And that is why they're dying --- they're poor. AIDS is a manageable disease for people in the First World and the rich; triple-cocktail drug therapy has caused AIDS death rates to plummet in places where people have access to them. But the corporations that make those medications charge between 10,000 and 15,000 dollars a year per person. America can afford to make that available to it's people. No third world nation can. This results in a situation where 95% of people with AIDS worldwide have no access to medicine. 30 million people are dying and it's getting worse.

But the pills actually cost pennies to produce. Any developing country could manufacture these drugs and treat AIDS. But pharmaceutical corporations --- the most profitable industry in the world --- depend on their iron-clad patent laws to make billions of dollars in profit. And to protect their power and wealth, the corporations use the American government to force third world nations to not make generic versions of these drugs. It's a simple equation. Because the US forces global trade policies to protect corporate patent rights, 30 million poor people are dying.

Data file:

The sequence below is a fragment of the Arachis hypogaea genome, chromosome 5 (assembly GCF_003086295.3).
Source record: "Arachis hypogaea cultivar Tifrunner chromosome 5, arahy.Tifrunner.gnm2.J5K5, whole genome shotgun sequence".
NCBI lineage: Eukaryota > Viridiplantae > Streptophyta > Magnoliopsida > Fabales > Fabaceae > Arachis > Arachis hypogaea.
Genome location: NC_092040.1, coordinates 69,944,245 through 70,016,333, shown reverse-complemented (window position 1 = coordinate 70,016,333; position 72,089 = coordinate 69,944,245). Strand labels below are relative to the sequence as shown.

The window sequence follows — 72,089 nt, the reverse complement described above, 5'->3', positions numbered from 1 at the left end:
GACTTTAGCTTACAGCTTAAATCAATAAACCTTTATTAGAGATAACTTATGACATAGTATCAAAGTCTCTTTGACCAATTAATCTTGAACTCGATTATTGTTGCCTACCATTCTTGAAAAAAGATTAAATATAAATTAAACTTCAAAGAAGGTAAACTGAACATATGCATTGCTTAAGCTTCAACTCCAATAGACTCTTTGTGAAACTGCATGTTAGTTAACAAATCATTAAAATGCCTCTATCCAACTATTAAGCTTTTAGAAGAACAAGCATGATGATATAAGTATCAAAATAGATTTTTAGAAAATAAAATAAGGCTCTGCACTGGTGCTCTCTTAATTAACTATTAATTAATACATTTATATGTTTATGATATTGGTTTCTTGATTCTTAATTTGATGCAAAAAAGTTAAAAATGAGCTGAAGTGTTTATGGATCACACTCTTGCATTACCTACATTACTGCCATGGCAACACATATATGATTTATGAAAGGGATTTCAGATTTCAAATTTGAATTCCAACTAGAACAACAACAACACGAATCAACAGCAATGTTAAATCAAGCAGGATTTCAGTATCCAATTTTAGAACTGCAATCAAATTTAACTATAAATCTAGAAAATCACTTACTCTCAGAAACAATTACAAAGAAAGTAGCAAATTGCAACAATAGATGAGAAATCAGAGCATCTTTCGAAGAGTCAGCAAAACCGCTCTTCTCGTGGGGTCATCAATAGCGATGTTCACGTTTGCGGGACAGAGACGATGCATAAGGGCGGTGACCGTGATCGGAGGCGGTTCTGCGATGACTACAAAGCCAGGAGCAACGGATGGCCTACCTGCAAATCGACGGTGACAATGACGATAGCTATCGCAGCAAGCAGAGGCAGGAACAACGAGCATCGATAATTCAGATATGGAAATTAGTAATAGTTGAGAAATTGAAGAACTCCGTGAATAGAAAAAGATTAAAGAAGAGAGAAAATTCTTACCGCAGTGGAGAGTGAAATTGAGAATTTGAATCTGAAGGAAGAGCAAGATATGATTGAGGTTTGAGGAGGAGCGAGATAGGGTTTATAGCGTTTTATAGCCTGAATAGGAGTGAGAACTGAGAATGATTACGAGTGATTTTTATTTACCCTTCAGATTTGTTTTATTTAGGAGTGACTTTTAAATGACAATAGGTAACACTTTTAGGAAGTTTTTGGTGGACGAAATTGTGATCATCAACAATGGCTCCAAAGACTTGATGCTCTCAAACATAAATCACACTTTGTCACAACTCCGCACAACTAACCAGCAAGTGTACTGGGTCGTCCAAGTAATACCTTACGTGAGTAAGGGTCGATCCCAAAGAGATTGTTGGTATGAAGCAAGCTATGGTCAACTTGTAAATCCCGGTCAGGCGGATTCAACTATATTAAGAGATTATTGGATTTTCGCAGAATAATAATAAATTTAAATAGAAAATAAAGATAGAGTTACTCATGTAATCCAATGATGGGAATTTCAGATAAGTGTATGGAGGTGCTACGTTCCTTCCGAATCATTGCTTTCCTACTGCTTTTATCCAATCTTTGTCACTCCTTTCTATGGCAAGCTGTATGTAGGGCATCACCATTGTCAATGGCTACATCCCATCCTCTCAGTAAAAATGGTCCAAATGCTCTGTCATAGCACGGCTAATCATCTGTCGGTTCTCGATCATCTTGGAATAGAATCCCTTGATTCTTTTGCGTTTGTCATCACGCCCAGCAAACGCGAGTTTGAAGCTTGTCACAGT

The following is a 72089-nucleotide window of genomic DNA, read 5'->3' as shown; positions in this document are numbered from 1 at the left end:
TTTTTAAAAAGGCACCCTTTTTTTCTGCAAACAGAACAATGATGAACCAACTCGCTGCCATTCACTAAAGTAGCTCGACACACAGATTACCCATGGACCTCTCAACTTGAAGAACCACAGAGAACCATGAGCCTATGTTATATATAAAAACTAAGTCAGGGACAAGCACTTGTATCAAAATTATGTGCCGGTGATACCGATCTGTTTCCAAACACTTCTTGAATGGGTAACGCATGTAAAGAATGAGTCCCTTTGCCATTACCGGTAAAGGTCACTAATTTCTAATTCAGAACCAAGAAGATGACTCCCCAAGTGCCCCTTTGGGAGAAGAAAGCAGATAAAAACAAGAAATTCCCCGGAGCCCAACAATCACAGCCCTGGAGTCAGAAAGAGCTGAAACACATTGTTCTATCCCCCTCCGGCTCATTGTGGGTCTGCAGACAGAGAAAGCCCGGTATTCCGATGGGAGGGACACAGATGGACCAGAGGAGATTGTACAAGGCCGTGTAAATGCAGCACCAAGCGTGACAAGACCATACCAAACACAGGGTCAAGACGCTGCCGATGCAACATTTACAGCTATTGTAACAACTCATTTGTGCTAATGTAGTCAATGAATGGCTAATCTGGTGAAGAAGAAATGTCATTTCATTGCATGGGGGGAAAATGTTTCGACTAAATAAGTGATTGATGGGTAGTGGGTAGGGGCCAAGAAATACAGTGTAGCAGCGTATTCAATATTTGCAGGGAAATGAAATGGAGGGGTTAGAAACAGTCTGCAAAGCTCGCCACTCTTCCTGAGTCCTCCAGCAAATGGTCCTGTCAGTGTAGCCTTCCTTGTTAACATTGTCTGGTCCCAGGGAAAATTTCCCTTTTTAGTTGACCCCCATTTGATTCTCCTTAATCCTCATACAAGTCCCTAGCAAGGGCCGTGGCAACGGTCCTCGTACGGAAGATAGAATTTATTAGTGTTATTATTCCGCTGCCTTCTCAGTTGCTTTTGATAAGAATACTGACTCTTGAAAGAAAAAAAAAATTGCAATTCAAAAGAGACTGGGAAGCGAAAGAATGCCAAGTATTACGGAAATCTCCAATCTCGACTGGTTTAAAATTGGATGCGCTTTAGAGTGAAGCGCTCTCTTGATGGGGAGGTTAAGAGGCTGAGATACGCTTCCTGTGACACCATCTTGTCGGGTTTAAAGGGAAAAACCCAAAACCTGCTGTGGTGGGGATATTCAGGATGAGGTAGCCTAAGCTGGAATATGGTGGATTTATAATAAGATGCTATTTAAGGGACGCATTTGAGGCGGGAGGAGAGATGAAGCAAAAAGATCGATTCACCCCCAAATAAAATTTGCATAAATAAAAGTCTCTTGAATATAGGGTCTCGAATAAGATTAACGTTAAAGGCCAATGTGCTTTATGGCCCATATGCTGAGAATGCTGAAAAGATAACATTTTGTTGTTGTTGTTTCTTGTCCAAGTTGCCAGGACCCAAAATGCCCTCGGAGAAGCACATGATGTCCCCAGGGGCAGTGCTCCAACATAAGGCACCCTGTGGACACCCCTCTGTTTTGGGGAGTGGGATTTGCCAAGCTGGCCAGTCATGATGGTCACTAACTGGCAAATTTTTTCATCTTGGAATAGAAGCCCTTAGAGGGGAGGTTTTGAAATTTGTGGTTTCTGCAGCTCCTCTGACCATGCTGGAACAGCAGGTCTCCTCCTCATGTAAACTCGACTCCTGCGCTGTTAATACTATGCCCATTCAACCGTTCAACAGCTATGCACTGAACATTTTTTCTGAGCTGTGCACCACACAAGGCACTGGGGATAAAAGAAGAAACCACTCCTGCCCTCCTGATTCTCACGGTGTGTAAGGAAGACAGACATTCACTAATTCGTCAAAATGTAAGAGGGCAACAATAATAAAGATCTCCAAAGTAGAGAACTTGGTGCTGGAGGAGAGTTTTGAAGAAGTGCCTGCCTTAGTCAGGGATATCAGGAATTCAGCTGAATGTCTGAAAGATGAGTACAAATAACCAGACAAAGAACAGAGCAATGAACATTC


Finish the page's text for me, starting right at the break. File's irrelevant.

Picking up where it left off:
So people in the global south and north have started fighting back. American AIDS advocates have brought pressure to bear on their government and rich corporations, while a small number of third world countries have begun defying the pharmaceutical industry and manufacturing the needed medications. These countries --- India, Thailand, Brazil, and South Africa --- have said a big, risky fuck you to the richest industry on earth; because they must. And Brazil is leading the way.

Brazilian civil society forced their government to implement a health plan that does what no other country does --- ensure every human being with AIDS that they will get the treatment they need. In just a few years their comprehensive program has cut AIDS deaths there in half, and caused infection numbers there to be a mere fraction of what analysts were predicting for 2001. A New York Times headline recently ran "The world's AIDS crisis is solvable" Look at Brazil. Brazil has done more than just provided treatment for their people; they have started a move in the third world towards dealing with the AIDS crisis. And they have done it by ignoring corporations patents and placing human need over corporate greed. This scares the hell our of greedy pharmaceutical corporations.